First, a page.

The district court denied all of the Feeneys' various motions to suppress physical evidence, concluding that (1) the Hawaii State police's use of an FLIR during helicopter surveillance of the Feeneys' home did not violate the Fourth Amendment's prohibition against unreasonable searches, and (2) that the tips from the three informants, coupled with Officer Char's corroborating information, amounted to probable cause for the warrant authorizing the April 3, 1990, raid independent of the FLIR readings. The Feeneys then entered a conditional guilty plea, reserving for appeal the issue of whether the district court erred in denying their motions to suppress physical evidence. We affirm the district court's conclusion that the Hawaii State police demonstrated probable cause for the warrant authorizing the April 3, 1990, raid independent of the FLIR readings. Because we do so, we need not and do not address whether any aspect of Officer Char's use of an FLIR during helicopter surveillance of the Feeneys' home violated the Fourth Amendment's prohibition against unreasonable searches.

We review de novo motions to suppress evidence. United States v. Homick, 964 F.2d 899, 903 (9th Cir. 1992); United States v. Thomas, 863 F.2d 622, 625 (9th Cir. 1988). We review for clear error the trial court's factual findings. United States v. Negrete-Gonzales, 966 F.2d 1277, 1282 (9th Cir. 1992).

Abiding by the dictates of Illinois v. Gates, 462 U.S. 213, 103 S. Ct. 2317, 76 L. Ed. 2d 527 (1983), and United States v. Landis, 726 F.2d 540 (9th Cir.), cert. denied, 467 U.S. 1230, 104 S. Ct. 2688, 81 L. Ed. 2d 882 (1984), we unhesitatingly agree with the district court's conclusion that the Hawaii State police demonstrated probable cause to execute their April 3, 1990, raid on the Feeneys' home independent of the FLIR readings.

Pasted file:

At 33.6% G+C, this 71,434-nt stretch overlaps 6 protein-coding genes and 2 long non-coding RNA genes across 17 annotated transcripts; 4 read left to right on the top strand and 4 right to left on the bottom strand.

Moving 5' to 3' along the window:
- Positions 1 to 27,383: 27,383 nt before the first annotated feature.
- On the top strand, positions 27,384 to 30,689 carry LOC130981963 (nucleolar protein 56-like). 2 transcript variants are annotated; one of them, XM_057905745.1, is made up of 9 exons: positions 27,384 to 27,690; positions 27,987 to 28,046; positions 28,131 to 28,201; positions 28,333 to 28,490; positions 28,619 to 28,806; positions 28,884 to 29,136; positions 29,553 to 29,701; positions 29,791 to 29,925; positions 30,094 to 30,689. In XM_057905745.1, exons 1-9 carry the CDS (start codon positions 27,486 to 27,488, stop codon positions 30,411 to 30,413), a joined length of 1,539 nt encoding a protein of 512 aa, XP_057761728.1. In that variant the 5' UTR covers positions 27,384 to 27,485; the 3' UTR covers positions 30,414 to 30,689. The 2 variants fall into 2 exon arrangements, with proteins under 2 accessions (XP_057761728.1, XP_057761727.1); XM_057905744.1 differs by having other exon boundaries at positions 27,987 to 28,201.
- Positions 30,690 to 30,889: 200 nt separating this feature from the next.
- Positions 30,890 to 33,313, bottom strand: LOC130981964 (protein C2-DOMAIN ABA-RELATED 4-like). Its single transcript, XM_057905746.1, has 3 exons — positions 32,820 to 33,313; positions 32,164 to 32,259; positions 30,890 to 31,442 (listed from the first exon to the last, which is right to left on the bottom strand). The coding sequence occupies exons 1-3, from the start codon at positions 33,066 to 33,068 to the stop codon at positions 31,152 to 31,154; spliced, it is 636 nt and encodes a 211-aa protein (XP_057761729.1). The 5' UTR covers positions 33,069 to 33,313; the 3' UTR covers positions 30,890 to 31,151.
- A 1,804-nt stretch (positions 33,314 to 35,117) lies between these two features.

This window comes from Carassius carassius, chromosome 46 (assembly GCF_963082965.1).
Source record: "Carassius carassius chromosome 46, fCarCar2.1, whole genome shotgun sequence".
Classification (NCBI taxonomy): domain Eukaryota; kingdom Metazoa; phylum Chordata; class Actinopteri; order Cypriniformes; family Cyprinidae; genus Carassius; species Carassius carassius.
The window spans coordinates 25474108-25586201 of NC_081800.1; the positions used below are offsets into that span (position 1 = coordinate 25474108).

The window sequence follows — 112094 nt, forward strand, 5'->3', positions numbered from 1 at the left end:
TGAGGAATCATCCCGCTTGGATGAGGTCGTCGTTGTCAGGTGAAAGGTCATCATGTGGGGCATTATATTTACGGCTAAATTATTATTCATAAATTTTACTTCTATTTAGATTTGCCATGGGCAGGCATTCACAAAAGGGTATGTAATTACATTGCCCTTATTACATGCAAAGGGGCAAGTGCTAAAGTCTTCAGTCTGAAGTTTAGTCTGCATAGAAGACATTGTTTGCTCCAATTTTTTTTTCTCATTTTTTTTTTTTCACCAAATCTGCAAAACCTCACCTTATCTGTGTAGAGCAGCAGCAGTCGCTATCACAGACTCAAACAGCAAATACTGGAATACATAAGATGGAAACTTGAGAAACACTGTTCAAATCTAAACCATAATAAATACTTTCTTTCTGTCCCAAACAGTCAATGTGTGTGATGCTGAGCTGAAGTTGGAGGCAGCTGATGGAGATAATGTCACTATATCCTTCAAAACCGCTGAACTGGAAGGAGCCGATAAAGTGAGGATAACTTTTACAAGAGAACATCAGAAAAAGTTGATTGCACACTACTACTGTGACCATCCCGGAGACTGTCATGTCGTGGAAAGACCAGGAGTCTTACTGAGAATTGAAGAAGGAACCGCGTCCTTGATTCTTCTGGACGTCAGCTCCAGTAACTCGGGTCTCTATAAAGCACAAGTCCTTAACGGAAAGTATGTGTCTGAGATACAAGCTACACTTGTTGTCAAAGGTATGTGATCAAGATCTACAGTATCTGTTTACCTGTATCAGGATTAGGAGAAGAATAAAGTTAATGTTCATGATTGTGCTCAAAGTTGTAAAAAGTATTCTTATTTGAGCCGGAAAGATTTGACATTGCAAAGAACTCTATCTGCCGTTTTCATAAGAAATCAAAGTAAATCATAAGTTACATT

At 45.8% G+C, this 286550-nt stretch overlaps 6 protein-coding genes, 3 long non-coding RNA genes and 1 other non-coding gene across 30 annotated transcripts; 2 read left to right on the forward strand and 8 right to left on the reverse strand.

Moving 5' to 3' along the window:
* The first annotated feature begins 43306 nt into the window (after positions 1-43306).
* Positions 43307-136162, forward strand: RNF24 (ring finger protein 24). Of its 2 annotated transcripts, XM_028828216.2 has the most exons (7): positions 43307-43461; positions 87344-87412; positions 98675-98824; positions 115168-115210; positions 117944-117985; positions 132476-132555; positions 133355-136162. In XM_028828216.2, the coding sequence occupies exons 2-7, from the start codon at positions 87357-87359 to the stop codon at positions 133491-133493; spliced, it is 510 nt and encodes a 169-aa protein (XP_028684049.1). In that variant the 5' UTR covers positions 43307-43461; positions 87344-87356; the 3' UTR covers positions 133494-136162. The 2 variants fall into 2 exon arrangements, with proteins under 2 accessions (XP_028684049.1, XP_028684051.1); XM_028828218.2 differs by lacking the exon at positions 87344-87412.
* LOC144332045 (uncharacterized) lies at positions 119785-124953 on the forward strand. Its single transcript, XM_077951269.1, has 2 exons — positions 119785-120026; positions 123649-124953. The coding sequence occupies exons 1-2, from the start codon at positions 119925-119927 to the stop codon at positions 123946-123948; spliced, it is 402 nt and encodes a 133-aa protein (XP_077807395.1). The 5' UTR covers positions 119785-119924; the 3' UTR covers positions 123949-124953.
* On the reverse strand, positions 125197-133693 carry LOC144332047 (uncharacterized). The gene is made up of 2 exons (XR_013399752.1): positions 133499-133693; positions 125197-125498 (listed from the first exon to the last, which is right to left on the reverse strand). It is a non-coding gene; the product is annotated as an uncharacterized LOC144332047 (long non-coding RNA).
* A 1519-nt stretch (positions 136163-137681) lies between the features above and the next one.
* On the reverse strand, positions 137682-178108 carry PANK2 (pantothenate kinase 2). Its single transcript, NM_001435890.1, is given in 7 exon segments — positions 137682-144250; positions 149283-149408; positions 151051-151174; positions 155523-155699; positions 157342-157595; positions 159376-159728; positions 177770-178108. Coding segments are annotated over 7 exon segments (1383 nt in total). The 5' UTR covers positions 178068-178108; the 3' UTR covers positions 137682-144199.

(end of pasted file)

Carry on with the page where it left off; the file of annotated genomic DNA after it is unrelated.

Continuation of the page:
In Gates, the Supreme Court held that a magistrate should evaluate whether an informant's tip establishes probable cause for issuance of a warrant "under the totality of the circumstances."

The task of the issuing magistrate is simply to make a practical, common-sense decision whether, given all the circumstances set forth in the affidavit before him, including the "veracity" and "basis of knowledge" of persons supplying hearsay information, there is a fair probability that contraband or evidence of a crime will be found in a particular place. And the duty of a reviewing court is simply to ensure that the magistrate had a "substantial basis for ... conclud [ing]" that probable cause existed.

Gates, 462 U.S. at 238-39, 103 S. Ct. at 2332 (citations omitted).

In Landis, this court held that, in evaluating whether there is a substantial basis for concluding that an affidavit in support of a warrant established probable cause, " [i]nterlocking tips from different confidential informants enhance the credibility of each." Landis, 726 F.2d at 543.

As the district court pointed out, this case involves three separate interlocking sources of information. First, in 1988 an anonymous female informant made four separate phone calls in which she identified Janice Penny-Feeney as a seller of marijuana and in which she stated that Janice Penny-Feeney previously had sold narcotics while living in California and had continued to do so in Hawaii. Based on this information, and pursuant to a search warrant, federal officers subsequently searched a package sent to Janice Penny-Feeney from California. That search revealed $2700 in what a dog sniff revealed to be drug tainted money.